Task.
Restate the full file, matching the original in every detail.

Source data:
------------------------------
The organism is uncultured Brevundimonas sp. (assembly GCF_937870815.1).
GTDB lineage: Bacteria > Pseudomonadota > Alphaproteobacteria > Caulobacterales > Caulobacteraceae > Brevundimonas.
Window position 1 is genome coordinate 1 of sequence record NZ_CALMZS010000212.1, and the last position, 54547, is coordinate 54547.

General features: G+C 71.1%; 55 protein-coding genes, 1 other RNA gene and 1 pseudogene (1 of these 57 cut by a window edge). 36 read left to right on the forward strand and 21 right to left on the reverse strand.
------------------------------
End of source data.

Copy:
The organism is uncultured Brevundimonas sp. (assembly GCF_937870815.1).
GTDB lineage: Bacteria > Pseudomonadota > Alphaproteobacteria > Caulobacterales > Caulobacteraceae > Brevundimonas.
Window position 1 is genome coordinate 1 of sequence record NZ_CALMZS010000212.1, and the last position, 54547, is coordinate 54547.

General features: G+C 71.1%; 55 protein-coding genes, 1 other RNA gene and 1 pseudogene (1 of these 57 cut by a window edge). 36 read left to right on the forward strand and 21 right to left on the reverse strand.